Things to Say to your Child: “You are a Delight”


On the days when the little ones sleep, smell sweet, and smile, it’s easy to say.

On the days when they wail, sweat, smell like sour milk, loose their hair, have a break-out of baby acne, and ruin two new outfits with blow-out diapers, it’s not as easy.

But, it’s always true. And can always be said… Those precious words, “You are a delight.”

On the days when the big ones obey, clean up after themselves, and play together joyfully, it’s easy to say.

On the days when they drag around, leave tornadoes behind, and fight like cats and dogs, it’s not as easy.

But it’s always true. And can always be said… Those precious words, “You are a delight.”

I first discovered the power of this phrase in 2010.

I was 20 weeks pregnant when the ultrasound technician discovered that our daughter had died in utero. That discovery marked the beginning of our journey through the valley of the shadow of death. We cried many tears and learned many wonders as we experienced the stillbirth of our third daughter, Juliette.

When I delivered Juliette, I wasn’t expecting to feel the same bonding that I felt with our other children. I wasn’t expecting to feel that deep love that took root when I held our first two squirmy, crying, nursing daughters. And yet, I did.

She lay so still in the crook of my arm, and my heart gushed with love for her. I was smitten. I looked at her little red body, which needed so much more time to develop, and I loved her. She was not much to look at; for she was not meant to be seen yet, but I felt so pleased about who she was; I am so pleased about how far she had come. I remember feeling torn: wanting the whole world to see our beautiful little girl, yet knowing that they might feel uncomfortable doing so, knowing that this wasn’t the type of little girl people say ooo and ah about.

No matter.

My heart knew she was a wonder.

A beauty!

A delight.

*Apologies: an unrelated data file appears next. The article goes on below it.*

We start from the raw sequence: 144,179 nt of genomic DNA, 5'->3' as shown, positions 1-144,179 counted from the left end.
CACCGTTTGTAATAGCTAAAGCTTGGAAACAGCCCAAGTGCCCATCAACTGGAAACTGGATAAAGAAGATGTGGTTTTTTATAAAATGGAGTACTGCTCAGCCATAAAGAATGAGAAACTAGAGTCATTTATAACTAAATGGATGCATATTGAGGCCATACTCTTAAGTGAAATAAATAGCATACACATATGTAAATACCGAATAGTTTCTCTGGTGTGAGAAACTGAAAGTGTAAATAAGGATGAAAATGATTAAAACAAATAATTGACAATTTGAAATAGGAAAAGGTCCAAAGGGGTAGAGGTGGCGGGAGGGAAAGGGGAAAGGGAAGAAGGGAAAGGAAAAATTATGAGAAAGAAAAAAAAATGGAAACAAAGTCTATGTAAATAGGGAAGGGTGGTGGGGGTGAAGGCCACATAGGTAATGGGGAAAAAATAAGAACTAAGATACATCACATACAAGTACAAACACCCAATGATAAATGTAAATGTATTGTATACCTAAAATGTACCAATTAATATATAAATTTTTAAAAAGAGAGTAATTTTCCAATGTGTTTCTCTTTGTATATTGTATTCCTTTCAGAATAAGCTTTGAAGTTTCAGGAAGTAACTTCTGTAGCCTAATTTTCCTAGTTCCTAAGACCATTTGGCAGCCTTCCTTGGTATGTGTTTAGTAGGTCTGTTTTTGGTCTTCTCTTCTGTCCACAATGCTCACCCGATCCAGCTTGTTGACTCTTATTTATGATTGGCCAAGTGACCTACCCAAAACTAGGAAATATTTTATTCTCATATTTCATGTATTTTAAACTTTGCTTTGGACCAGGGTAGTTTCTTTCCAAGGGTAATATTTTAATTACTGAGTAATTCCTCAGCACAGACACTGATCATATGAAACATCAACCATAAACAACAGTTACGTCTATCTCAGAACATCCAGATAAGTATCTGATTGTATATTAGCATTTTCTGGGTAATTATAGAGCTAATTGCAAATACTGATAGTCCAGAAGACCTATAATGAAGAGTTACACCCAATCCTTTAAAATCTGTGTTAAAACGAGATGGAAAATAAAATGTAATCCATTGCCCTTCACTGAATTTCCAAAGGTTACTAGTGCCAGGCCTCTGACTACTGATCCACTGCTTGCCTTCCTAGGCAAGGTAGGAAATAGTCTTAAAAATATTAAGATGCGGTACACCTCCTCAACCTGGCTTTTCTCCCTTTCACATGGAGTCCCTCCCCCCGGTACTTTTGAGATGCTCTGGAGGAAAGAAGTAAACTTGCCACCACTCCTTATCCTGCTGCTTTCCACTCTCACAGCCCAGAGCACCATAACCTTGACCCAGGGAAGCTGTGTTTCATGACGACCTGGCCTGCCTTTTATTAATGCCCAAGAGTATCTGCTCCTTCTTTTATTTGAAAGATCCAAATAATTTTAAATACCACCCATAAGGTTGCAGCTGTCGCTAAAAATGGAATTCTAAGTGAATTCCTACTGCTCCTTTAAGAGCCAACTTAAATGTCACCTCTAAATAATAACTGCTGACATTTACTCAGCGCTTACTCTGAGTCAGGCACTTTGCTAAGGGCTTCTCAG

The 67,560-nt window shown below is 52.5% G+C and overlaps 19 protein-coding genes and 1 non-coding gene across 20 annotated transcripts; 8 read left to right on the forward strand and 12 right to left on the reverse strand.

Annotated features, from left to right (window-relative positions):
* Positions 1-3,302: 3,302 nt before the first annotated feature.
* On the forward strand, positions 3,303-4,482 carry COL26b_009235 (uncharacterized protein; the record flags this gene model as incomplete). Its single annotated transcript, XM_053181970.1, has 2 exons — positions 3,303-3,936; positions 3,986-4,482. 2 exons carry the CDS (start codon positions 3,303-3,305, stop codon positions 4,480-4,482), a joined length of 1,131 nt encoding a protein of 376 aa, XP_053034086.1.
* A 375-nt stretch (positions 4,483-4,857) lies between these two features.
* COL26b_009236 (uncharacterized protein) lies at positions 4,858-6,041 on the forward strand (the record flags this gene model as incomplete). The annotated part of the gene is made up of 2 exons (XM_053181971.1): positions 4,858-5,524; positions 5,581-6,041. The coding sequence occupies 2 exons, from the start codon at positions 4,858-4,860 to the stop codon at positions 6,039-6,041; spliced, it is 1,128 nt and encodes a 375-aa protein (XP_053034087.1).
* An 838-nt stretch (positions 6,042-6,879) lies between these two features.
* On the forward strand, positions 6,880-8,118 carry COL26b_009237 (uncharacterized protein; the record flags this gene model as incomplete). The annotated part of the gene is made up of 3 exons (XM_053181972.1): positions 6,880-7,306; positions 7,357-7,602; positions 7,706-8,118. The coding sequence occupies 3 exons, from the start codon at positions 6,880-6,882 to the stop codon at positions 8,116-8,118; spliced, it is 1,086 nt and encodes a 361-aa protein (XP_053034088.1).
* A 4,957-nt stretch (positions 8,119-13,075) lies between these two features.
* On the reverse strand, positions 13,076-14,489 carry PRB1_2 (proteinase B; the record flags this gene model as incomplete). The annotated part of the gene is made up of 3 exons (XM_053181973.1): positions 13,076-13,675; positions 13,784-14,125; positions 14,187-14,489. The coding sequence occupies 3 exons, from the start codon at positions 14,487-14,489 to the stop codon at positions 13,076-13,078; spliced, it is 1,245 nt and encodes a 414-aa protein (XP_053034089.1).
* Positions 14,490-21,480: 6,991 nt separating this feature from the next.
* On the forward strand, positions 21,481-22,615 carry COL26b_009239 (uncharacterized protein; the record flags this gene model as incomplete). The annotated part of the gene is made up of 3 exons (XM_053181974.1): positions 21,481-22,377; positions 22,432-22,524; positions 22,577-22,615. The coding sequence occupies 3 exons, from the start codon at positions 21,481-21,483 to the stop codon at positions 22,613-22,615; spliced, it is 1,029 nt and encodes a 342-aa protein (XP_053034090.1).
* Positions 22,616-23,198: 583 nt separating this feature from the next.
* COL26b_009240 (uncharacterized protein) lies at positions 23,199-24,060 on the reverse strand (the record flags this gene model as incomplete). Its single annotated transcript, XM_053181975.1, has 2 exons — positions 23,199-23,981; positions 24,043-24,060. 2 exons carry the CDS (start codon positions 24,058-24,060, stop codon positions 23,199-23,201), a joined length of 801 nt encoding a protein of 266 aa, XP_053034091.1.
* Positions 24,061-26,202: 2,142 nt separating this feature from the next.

The mystery is, she did absolutely nothing to win my heart. She did nothing to delight me.

She didn’t have to, nor could she. Yet, because God had created her to be inherently loved, she delighted me.

I want our living children to know that I love them precisely the same way: when I think of them, I am filled with unconditional – just because - delight and love.

I want them to know that they delight me.

So, I began to whisper those powerful words into their ears when I tucked them into bed: you are a delight!

I began turning my face towards them and saying it when they’d walk through the room, or snuggle in by my side for a story, or do something simply horrid: you are a delight.

This one sentence is so important for us to speak to our children because, deep inside, they know that it is true and they will trust the person who believes it about them.

The friends they make – for better or for worse – are the people who communicate some type of delight about who they are.

Children’s hearts are crafted with the unspoken knowledge of God’s eternal, delighted heart towards His creatures. They are are longing to connect with other humans who will believe and proclaim that truth for them.

“The LORD your God is with you, he is mighty to save. He will take great delight in you, he will quiet you with his love, he will rejoice over you with singing.” Zephania 3:17

I might not always feel delighted about my child – especially in the ugly moments when one of us is whining, rebelling, or throwing a fit – but I aim to overcome my feelings with the truth: that each child is a blessing, a reward, and, most poignantly, a delight.

And so I will say it at all times, you are a delight.